8. Great memories of J. L. Hudsons! My mom worked in the makeup department and my father worked dressing displays and then went into sales. This is where they met in 1958! As children, my sisters, brother and I loved the store, especially at Christmas! If you have never seen their display, you don’t know what you were missing! The workmanship was out of this world! The other highlite was riding on the elevators! They actually had operators! Great times and cherished memories, for sure!


  9. Started working at the soda fountain on the mezzanine in 1959. Worked with men who had been there 20 years, bought homes, and raised their kids on the Soda Jerk income. We worked HARD and they advanced you based on how HARD you worked. It was a classy place. The Riverview room on the highest floor saw the Ford family as regular guests. The store was killed by a decline in customers who would not brave the crime and corruption of the downtown area. Theft from the store was rampant. Malls began to emerge in the suburbs and they made focused shopping easier with Sears and others undercutting Hudson prices. I went off to the Army and left Detroit never to return except on a visit to family now and then. Great memories of a time which will never return. Remember when sales people were experts on what they sold, elegance was expected, FIRST Class was the norm. Now we go to Costco and buy things we could never have afforded back in the day. We do our research on line and understand the people in the stores we visit are minimum wage and can hardly run the register much less explain the finer points of a product. Now we shop on Amazon and get things delivered in two days with a liberal return policy. Delivered NOT by the Post Office but by UPS who KNOW how to make a profit. Mom and Pop stores are a thing of the past. I remember a meeting held when GE was shutting a plant that made irons. The company reps were verbally abused by people in the audience accusing them of “going to Mexico” for cheap labor. Finally one of the reps asked the crowd “how many of you drove here in a foreign car not American made, how many of you shop at big box stores and demand the very lowest prices, not local small stores”? The crowd was not happy. Most were Union and they knew in their hearts the Union demanded high wages, full benefits and allowed featherbedding of jobs. We reap what we sow.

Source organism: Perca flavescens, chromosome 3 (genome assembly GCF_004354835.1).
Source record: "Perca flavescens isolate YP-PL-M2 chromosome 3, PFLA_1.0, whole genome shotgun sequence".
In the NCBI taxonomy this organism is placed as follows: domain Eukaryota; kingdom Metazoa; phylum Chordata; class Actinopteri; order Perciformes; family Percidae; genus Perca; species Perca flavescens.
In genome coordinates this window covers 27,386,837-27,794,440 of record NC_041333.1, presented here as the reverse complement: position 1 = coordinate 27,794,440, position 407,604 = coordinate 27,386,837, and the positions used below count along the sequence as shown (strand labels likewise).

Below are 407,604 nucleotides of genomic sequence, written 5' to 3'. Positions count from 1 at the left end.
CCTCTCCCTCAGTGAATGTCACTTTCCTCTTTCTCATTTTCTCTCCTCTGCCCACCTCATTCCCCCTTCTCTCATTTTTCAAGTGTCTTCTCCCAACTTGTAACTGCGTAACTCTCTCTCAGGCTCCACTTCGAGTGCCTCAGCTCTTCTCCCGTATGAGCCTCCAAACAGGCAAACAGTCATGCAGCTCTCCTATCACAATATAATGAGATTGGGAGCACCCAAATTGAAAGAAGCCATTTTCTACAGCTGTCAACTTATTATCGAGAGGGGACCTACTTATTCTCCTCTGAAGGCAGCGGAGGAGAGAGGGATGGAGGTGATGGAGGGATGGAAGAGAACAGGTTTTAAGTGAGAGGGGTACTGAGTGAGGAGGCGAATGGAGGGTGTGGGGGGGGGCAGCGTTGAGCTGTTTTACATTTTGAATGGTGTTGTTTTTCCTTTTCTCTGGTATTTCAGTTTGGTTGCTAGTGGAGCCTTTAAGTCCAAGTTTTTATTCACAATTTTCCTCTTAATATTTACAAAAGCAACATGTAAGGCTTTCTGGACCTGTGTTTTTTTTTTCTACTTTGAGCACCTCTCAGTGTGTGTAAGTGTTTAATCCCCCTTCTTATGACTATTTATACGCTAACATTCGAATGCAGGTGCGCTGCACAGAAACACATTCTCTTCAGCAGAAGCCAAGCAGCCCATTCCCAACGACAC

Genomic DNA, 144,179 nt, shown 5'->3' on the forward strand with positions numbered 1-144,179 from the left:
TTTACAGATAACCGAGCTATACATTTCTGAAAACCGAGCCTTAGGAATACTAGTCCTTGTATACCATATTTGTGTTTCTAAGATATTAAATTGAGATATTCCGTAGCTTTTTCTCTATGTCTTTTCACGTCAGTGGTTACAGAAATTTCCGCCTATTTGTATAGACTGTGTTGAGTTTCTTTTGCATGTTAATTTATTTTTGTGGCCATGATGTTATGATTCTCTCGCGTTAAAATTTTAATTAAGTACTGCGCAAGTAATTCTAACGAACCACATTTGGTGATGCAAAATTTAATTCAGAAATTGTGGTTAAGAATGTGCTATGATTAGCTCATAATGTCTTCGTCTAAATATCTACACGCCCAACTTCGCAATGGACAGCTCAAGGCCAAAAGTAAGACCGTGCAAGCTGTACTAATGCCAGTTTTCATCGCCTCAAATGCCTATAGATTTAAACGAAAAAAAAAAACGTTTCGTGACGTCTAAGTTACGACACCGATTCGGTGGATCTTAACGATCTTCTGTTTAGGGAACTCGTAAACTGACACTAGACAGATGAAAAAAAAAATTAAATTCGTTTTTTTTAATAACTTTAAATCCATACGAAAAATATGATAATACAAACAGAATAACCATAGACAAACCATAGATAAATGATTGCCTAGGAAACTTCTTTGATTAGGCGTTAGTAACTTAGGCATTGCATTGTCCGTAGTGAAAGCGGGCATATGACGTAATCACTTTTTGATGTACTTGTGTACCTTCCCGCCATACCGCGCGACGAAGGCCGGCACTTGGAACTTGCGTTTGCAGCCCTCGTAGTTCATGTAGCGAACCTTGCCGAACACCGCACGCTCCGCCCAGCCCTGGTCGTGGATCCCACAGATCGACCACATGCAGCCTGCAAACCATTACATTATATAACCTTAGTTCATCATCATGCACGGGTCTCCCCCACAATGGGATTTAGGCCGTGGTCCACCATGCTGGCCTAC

10. Thank you for refreshing my wonderful childhood memories of the J. L. Hudson experience. I will treasure them always,
    Sebring Florida Hudson experience.


  11. I worked at Hudson in 1955. Selling men’s shirts on the first floor growing up my friends would spend Saturdays looking around the store I could walk there from my home I was so sad to see it go


  12. Hudson’s was a Gift to the folks in Detroit and area. You dressed to go to Hudson’s. When I was a little girl, Dad and Mom took me to Hudson’s to see Santa and have lunch on the 13th floor. This was a treasured gift. At age 17 and going into the 12th grade, I was hired on part time. These years were and are still cherished memories.